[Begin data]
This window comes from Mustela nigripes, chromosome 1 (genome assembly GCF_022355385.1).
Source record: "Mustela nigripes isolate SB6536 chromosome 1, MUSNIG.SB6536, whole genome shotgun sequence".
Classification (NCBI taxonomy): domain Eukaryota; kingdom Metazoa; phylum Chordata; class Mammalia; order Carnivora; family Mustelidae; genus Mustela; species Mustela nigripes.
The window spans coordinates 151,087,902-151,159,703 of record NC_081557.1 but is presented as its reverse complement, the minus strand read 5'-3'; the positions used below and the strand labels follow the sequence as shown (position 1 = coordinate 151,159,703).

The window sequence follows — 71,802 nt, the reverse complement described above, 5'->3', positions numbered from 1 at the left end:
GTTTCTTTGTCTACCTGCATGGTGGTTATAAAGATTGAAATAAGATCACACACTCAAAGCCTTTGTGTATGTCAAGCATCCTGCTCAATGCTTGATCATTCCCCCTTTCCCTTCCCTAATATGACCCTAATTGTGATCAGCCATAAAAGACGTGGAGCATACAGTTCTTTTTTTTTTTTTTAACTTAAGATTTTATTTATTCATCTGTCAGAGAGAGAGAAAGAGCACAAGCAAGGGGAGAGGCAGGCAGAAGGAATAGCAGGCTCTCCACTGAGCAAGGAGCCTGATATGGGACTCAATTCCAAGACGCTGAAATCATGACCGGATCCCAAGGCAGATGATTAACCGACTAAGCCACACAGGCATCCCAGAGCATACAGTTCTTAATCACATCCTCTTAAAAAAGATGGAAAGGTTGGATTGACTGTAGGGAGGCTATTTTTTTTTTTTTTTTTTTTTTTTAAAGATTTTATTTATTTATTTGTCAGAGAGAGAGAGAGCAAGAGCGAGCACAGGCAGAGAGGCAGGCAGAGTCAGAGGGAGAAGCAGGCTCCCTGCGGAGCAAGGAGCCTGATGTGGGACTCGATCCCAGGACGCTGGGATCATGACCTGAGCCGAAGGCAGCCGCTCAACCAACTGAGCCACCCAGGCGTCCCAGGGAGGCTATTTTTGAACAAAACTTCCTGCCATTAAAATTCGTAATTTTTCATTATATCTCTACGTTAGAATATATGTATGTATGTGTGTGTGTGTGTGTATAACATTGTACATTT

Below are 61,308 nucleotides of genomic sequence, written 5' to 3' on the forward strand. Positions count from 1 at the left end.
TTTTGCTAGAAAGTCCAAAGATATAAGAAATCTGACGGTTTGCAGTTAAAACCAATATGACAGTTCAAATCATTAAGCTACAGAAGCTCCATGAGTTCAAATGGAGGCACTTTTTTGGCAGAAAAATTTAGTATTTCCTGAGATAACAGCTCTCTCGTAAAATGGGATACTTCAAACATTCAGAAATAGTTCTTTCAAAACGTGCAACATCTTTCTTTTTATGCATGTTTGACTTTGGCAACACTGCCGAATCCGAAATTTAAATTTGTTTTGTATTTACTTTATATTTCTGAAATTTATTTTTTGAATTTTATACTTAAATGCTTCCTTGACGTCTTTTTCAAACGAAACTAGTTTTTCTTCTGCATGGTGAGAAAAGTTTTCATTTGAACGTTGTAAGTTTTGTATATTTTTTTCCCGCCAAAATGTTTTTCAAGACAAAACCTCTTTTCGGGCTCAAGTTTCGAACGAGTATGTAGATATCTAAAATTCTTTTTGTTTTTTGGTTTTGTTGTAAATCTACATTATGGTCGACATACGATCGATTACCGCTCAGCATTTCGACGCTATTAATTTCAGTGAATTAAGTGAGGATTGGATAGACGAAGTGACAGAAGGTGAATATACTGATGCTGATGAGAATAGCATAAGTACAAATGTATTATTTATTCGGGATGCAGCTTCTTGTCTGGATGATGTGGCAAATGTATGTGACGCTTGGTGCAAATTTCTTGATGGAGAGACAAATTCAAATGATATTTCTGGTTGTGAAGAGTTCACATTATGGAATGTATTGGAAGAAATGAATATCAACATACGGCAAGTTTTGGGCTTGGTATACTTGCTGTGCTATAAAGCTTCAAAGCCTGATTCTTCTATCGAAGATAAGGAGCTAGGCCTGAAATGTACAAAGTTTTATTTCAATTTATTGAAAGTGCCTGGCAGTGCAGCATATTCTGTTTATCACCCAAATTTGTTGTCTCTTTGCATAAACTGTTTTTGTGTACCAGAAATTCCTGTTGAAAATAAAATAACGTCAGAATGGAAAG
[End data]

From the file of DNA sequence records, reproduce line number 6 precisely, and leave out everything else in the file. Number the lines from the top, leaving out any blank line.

GTTTCTTTGTCTACCTGCATGGTGGTTATAAAGATTGAAATAAGATCACACACTCAAAGCCTTTGTGTATGTCAAGCATCCTGCTCAATGCTTGATCATTCCCCCTTTCCCTTCCCTAATATGACCCTAATTGTGATCAGCCATAAAAGACGTGGAGCATACAGTTCTTTTTTTTTTTTTTAACTTAAGATTTTATTTATTCATCTGTCAGAGAGAGAGAAAGAGCACAAGCAAGGGGAGAGGCAGGCAGAAGGAATAGCAGGCTCTCCACTGAGCAAGGAGCCTGATATGGGACTCAATTCCAAGACGCTGAAATCATGACCGGATCCCAAGGCAGATGATTAACCGACTAAGCCACACAGGCATCCCAGAGCATACAGTTCTTAATCACATCCTCTTAAAAAAGATGGAAAGGTTGGATTGACTGTAGGGAGGCTATTTTTTTTTTTTTTTTTTTTTTTTAAAGATTTTATTTATTTATTTGTCAGAGAGAGAGAGAGCAAGAGCGAGCACAGGCAGAGAGGCAGGCAGAGTCAGAGGGAGAAGCAGGCTCCCTGCGGAGCAAGGAGCCTGATGTGGGACTCGATCCCAGGACGCTGGGATCATGACCTGAGCCGAAGGCAGCCGCTCAACCAACTGAGCCACCCAGGCGTCCCAGGGAGGCTATTTTTGAACAAAACTTCCTGCCATTAAAATTCGTAATTTTTCATTATATCTCTACGTTAGAATATATGTATGTATGTGTGTGTGTGTGTGTATAACATTGTACATTT